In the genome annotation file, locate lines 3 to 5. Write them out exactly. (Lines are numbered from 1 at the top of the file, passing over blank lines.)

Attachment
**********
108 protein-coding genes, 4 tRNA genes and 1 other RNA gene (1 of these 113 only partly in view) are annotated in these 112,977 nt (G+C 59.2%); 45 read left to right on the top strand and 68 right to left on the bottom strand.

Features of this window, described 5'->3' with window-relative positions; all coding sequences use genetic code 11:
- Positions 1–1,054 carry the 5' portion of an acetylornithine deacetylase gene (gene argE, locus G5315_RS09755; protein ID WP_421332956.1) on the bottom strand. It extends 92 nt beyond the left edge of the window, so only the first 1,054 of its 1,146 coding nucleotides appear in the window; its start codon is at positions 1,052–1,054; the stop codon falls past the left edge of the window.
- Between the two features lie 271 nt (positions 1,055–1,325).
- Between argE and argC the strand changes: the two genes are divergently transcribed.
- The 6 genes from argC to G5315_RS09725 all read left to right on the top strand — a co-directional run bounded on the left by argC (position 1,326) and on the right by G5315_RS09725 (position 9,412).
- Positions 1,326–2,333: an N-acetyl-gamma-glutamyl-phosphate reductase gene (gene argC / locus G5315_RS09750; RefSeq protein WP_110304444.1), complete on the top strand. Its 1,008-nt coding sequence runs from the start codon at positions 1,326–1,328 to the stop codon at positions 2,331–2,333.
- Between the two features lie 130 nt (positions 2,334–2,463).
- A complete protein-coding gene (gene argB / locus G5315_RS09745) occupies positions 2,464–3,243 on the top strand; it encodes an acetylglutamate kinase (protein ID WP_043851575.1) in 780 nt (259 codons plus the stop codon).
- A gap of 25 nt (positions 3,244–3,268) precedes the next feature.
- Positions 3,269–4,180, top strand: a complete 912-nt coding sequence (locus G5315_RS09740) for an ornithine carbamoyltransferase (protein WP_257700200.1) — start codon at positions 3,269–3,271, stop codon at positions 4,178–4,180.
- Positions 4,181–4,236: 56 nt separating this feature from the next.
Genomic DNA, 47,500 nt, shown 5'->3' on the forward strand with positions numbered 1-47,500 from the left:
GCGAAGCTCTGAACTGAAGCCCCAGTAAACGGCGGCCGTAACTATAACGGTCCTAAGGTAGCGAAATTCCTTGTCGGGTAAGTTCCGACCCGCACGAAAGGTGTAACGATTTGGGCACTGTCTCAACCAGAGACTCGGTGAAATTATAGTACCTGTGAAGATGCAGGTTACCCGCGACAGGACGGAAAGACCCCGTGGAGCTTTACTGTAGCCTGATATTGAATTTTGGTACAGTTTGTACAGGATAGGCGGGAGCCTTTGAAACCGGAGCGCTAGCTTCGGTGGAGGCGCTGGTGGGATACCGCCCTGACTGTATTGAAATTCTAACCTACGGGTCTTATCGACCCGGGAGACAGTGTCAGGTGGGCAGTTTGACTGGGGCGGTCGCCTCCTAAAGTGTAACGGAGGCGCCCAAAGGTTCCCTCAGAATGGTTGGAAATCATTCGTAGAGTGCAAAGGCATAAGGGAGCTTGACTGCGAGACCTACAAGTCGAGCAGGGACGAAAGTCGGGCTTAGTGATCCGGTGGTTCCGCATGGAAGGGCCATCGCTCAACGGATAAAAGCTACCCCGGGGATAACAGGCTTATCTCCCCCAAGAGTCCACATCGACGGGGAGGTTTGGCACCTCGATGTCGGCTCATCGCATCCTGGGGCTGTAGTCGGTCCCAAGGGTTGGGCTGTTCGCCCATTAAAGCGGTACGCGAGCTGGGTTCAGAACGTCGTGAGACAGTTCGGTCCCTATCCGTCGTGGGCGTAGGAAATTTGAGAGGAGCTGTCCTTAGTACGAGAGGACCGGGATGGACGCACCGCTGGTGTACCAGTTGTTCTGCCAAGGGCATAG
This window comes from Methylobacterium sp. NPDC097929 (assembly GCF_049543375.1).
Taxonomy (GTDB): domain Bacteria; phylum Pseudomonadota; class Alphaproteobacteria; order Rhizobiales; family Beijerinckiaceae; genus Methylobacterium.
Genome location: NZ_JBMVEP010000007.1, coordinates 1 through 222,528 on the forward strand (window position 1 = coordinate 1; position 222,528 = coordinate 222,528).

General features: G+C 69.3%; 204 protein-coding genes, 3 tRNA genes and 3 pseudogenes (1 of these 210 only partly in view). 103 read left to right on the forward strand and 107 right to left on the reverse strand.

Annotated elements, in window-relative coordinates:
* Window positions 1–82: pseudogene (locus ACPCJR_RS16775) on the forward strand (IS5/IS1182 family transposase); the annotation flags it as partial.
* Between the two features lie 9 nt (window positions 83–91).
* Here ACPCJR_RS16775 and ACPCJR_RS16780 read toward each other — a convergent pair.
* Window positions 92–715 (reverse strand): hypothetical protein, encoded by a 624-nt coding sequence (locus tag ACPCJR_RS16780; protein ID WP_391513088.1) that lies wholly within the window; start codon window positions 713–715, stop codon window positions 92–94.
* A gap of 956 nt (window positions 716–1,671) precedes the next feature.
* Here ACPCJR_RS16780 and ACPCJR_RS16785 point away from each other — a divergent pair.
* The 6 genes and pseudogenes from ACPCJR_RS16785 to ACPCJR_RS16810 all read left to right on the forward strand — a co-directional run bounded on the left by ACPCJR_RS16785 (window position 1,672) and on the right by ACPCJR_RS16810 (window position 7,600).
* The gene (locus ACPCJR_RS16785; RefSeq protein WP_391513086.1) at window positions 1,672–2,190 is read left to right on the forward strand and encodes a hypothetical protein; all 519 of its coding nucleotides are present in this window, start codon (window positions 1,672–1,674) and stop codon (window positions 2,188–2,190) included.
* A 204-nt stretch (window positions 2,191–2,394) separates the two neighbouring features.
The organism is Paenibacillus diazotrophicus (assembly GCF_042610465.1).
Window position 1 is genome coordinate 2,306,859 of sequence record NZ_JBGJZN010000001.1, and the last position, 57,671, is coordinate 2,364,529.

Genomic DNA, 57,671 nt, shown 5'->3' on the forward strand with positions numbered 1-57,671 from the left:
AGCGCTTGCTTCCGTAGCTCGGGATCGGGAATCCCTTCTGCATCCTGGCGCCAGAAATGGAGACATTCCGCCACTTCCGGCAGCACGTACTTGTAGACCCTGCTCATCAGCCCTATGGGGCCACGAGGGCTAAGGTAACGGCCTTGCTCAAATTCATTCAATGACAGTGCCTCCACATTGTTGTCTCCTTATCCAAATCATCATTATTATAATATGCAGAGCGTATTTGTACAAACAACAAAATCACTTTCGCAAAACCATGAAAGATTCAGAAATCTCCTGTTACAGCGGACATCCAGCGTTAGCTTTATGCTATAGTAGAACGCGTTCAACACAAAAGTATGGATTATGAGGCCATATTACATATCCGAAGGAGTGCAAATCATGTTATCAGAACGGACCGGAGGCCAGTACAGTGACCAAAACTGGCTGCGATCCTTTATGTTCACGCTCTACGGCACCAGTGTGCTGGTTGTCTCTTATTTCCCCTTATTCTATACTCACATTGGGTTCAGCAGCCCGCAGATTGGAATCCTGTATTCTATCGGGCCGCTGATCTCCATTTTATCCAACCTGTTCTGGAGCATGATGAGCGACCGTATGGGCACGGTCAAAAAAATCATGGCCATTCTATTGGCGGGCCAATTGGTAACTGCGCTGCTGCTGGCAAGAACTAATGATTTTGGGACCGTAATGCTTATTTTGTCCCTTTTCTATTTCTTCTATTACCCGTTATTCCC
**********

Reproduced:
- Positions 1–1,054 carry the 5' portion of an acetylornithine deacetylase gene (gene argE, locus G5315_RS09755; protein ID WP_421332956.1) on the bottom strand. It extends 92 nt beyond the left edge of the window, so only the first 1,054 of its 1,146 coding nucleotides appear in the window; its start codon is at positions 1,052–1,054; the stop codon falls past the left edge of the window.
- Between the two features lie 271 nt (positions 1,055–1,325).
- Between argE and argC the strand changes: the two genes are divergently transcribed.